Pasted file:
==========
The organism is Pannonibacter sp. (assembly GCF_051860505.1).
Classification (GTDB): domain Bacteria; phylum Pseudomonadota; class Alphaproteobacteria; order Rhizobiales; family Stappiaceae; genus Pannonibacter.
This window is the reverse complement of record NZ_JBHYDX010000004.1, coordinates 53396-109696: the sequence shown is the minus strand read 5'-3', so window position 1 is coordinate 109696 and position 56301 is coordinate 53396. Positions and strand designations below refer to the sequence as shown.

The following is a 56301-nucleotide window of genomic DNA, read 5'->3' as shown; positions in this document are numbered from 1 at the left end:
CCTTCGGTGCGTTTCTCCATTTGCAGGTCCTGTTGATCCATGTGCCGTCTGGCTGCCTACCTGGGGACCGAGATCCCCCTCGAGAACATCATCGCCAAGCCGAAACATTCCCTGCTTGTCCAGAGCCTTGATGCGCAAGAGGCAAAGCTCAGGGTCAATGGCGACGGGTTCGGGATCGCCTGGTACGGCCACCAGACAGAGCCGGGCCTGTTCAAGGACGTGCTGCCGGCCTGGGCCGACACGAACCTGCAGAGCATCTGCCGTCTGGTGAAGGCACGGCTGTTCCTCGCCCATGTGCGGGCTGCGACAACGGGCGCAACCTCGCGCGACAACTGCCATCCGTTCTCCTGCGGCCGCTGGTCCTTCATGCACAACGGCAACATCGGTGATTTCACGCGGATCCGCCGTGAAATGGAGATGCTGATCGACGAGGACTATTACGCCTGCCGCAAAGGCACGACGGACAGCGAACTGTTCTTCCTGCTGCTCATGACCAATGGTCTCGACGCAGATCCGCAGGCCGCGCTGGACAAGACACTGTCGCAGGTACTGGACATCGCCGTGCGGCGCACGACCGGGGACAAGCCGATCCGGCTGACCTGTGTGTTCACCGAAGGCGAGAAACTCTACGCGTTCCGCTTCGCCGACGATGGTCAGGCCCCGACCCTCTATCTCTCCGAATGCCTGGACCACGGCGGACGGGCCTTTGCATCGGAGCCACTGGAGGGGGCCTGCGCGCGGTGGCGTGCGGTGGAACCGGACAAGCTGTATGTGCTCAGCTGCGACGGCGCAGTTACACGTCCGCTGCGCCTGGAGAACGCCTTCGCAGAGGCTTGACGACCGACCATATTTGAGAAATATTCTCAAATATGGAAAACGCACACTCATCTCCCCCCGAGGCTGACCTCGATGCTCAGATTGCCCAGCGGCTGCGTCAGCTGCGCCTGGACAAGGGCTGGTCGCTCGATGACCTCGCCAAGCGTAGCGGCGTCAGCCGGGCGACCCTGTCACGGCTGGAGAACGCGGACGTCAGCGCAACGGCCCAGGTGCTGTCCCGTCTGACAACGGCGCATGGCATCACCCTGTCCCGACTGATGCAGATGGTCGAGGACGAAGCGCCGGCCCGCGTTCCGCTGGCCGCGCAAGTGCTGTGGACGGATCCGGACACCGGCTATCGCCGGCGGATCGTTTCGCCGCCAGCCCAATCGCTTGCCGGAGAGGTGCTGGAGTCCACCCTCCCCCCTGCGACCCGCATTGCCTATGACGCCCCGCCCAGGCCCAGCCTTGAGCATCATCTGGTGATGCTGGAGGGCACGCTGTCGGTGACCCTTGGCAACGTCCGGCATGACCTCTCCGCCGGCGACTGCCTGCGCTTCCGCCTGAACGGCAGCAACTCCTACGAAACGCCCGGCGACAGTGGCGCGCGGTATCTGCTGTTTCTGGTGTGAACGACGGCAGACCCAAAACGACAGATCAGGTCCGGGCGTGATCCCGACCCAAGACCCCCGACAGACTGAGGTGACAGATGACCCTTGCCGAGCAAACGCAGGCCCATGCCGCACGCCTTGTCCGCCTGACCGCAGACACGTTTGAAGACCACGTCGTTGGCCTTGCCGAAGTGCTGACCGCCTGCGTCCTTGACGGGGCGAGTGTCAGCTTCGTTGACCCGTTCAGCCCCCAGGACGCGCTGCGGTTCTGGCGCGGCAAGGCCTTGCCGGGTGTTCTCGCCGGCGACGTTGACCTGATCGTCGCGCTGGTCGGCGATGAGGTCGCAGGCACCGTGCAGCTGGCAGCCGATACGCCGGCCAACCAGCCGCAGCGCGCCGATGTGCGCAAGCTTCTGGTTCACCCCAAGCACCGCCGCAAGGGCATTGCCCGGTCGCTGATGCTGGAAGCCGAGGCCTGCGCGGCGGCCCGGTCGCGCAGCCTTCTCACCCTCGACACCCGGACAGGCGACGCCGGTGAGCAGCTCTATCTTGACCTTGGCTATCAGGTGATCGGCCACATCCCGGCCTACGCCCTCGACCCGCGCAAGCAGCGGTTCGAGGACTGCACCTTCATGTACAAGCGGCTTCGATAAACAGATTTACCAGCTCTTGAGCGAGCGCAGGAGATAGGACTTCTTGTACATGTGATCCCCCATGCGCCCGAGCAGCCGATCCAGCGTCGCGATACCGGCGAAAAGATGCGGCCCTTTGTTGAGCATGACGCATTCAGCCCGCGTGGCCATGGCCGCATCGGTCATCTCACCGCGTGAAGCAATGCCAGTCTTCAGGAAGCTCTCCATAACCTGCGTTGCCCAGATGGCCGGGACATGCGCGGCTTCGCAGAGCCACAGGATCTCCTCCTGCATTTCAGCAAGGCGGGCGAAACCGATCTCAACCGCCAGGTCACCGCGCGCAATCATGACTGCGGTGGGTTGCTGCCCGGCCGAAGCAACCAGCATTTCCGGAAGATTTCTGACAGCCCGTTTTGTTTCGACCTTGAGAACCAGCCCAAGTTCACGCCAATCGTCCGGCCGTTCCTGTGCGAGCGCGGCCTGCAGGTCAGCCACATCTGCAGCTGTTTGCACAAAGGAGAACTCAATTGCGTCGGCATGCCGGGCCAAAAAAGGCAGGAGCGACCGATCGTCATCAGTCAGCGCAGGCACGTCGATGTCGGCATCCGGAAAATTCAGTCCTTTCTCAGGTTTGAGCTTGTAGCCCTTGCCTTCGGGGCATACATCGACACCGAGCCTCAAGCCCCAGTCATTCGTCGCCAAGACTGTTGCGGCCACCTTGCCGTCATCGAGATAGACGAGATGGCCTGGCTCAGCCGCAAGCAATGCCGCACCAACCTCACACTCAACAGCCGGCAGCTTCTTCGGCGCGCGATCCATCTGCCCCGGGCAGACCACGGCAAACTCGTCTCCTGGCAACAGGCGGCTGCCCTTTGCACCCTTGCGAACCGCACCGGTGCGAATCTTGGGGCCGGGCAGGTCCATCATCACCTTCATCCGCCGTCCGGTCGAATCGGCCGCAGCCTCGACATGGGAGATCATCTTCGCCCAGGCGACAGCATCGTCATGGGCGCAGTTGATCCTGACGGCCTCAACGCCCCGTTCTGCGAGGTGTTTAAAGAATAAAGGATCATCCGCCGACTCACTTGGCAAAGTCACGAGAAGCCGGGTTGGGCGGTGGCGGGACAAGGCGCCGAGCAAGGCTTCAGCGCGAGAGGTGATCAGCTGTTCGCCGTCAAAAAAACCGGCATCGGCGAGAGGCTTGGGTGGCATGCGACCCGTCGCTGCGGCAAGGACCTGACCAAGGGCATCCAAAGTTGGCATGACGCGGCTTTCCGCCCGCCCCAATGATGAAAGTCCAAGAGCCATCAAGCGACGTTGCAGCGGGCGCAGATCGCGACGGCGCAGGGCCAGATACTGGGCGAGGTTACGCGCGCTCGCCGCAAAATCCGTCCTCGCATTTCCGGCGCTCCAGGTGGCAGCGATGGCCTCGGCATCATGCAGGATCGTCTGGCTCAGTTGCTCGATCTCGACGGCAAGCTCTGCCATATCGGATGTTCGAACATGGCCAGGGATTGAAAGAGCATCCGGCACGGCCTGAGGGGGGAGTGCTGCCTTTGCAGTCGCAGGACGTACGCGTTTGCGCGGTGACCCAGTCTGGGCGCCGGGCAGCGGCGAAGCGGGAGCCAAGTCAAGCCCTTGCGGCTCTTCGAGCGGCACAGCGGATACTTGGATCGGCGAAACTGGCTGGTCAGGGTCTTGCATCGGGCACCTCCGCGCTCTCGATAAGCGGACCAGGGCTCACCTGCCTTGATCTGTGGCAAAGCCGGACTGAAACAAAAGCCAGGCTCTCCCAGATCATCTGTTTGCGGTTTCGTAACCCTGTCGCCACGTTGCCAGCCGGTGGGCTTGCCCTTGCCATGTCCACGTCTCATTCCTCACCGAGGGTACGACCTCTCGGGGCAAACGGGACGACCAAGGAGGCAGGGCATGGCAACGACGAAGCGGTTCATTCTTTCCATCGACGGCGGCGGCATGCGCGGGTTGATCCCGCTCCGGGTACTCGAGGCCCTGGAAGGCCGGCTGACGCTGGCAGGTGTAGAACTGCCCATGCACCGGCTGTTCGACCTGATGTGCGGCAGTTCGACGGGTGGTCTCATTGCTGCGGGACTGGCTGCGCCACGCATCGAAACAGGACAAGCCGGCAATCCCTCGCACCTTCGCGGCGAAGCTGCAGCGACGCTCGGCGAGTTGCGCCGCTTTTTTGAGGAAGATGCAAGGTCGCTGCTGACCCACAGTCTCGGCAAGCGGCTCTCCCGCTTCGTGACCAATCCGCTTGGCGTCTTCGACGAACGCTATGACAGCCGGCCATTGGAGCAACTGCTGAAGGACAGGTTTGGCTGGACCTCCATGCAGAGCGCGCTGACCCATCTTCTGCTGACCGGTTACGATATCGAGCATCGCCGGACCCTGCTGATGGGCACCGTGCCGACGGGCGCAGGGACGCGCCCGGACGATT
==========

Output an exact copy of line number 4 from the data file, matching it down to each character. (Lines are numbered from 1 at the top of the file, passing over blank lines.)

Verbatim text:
The following is a 56301-nucleotide window of genomic DNA, read 5'->3' as shown; positions in this document are numbered from 1 at the left end: